Imagine you’re a market research (MR) analyst. While analyzing data from a recently wrapped survey, you suddenly notice hundreds of entries with gibberish in the open-ended fields. With a sinking feeling, you realize the survey has been compromised by corrupt parties and your study results might be skewed. Sadly, this imaginary scenario is all too common.
Surveys are only as good as their responses. If your respondents are real, engaged participants willing to share opinions, you’ll receive great insights. If click farms, bots, imposters or other fraudulent parties participate in your research, you’re stuck with oversights.
Getting serious about sample quality involves identifying various sources of fraud, and imposing rigorous quality checks on them in surveys and panel studies to filter them out.
Identifying fraudulent parties affecting online surveys and panel results
Click farms (or survey farms)
Click farms are groups of people hired to fill bulk responses on surveys. Just like sweatshops employ workers at low wages, click farms complete multiple surveys daily at minimum wage and provide bogus responses in massive volumes, skewing sample quality and study results. It’s difficult to detect fraud with click farms because their behavior is very similar to legitimate visitors.
Did you know more than 50 % of all web traffic is from bots? It’s therefore essential to be aware of their impact on your sample quality. Simply put, bots are computer programs designed for multiple purposes. While bots can be useful in website scraping, they are very destructive when used to impersonate humans in online surveys, skewing study results and sample quality.
Online panel fraud
With many panel studies moving online, it’s becoming easier for fraudulent parties to falsify IP addresses to impersonate others, and botch panel results. For eg. If you’re looking to recruit and incentivize panelists in Europe, tempted fraudsters might route their IP address to a European country, pretend to be locals and give false responses, damaging sample quality.
Even though experts say it’s difficult to get 100% real data with 0% fraud, rigorous quality checks can minimize sample corruption.
Checks to improve sample quality
A single opt-in requires individuals to tick a box to receive future communications from businesses. A double opt-in requires an additional step of email verification to ensure panelists and respondents are fully committed to receiving communications from your research firm. This way, you can approach only real, engaged participants for future studies.
Impersonation of participants in online panels has become a concern for many firms, which is why identity verification is necessary. By asking panelists a few self-identification questions, and comparing their responses with their previously-filled panelist profile, you can re-confirm their identity, filter out imposters and ensure better sample and data quality.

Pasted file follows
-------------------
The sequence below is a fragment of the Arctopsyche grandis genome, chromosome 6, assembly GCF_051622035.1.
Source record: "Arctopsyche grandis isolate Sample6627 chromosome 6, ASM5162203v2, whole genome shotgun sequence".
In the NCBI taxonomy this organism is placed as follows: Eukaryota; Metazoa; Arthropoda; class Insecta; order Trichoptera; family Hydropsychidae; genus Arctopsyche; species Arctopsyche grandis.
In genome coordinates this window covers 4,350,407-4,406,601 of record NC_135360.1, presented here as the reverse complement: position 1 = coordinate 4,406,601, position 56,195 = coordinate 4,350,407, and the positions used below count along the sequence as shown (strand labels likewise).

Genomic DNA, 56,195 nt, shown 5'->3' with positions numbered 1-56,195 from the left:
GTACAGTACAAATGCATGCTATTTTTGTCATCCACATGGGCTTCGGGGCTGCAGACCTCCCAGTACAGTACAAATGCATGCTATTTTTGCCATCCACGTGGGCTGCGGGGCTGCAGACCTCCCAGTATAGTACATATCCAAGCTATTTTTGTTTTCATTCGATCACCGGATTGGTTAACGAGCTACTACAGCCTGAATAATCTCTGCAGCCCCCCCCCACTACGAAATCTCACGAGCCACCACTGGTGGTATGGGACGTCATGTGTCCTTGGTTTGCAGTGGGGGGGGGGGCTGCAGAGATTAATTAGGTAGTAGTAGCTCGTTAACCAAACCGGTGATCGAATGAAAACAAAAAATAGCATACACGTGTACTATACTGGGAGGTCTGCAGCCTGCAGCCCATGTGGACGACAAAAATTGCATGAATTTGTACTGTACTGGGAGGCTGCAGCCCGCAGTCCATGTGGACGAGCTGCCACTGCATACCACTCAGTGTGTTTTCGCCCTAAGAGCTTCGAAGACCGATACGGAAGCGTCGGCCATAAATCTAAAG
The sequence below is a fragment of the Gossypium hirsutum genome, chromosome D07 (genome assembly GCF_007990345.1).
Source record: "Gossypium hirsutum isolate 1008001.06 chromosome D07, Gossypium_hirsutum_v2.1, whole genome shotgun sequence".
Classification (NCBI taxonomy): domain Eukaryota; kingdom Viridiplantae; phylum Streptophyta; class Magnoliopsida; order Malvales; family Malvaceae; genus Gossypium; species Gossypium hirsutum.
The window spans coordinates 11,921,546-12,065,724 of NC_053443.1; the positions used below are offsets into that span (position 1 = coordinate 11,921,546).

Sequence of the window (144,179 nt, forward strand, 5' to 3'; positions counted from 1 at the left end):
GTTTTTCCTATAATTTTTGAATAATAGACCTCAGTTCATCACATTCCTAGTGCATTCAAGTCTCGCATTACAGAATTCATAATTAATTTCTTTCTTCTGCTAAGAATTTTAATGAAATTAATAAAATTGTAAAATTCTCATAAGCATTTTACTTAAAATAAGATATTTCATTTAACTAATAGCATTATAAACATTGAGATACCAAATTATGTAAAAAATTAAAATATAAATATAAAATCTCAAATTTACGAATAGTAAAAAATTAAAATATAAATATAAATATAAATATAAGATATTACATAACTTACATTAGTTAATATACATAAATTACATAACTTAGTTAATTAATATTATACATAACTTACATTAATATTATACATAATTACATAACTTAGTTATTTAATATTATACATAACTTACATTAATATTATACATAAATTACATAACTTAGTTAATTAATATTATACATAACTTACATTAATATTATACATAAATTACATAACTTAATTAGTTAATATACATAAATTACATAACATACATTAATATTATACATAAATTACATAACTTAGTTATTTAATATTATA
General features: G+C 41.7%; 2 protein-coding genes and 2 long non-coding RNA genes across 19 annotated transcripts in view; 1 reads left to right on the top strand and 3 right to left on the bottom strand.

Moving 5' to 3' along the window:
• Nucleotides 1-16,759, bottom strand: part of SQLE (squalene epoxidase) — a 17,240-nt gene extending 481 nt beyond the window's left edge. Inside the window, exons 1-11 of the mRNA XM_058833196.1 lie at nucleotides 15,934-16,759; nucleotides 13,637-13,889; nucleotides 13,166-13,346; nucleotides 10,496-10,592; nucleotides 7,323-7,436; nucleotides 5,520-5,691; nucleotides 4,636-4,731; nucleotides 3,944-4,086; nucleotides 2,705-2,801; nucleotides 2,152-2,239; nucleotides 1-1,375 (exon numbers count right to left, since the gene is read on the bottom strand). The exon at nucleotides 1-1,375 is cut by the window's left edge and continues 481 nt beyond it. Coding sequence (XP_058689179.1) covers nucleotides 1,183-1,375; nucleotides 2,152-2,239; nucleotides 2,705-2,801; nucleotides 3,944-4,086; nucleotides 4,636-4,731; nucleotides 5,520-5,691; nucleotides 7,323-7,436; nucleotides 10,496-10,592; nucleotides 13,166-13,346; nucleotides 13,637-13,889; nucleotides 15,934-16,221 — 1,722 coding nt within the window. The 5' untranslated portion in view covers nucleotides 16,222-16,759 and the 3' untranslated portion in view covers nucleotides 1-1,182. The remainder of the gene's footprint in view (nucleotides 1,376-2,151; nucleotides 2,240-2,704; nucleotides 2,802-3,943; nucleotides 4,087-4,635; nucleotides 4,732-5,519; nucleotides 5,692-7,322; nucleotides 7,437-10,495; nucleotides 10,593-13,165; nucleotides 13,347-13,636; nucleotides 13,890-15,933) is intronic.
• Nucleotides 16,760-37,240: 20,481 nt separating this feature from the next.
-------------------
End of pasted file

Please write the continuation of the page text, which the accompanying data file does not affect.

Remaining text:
Subject matter check
Doing a quick screening test before the actual survey to confirm if your participants are well-versed on the research topic, ensures better response quality and minimizes bots, imposters and click farms. You can ask participants to pick the correct terminologies, definitions etc. from a list of options to ensure they are educated on your survey topic.
Conflicting answer check
Consistency in responses during online surveys or panels can give you a clear picture of a participant’s opinion and frame of mind. However, if a participant’s survey responses are inconsistent, it could mean your participants aren’t paying attention or there are fraudulent parties. Measuring consistency can definitely help you assess sample engagement.
You can use device fingerprinting to stop imposters from taking a survey multiple times (by rerouting their IP addresses and assuming fake identities). Device fingerprinting allows only a single response to be captured per device, so that imposters can’t give multiple responses, even if they change IP addresses.
When participants rush through a 20-minute survey in less than 5 minutes, you know that adequate thought wasn’t given to your survey questions or it could be a click farm infiltration. Calculating participants’ completion times can help you decide how thoughtfully they responded. Anything less than a third of the average survey duration is considered speeding.
When survey farms, bots or other fraudulent sources fill out surveys, they may give randomized, irrelevant, duplicate, misspelled or gibberish answers in response to open-ended questions. At the very least, this is an indication that your participants are not mindful in their responses. Most likely, you’re dealing with a fraudulent party.
Philomath Research recruits expert panel moderators and programs high quality online surveys to rigorously implement these checks and deliver high sample quality for our clients.
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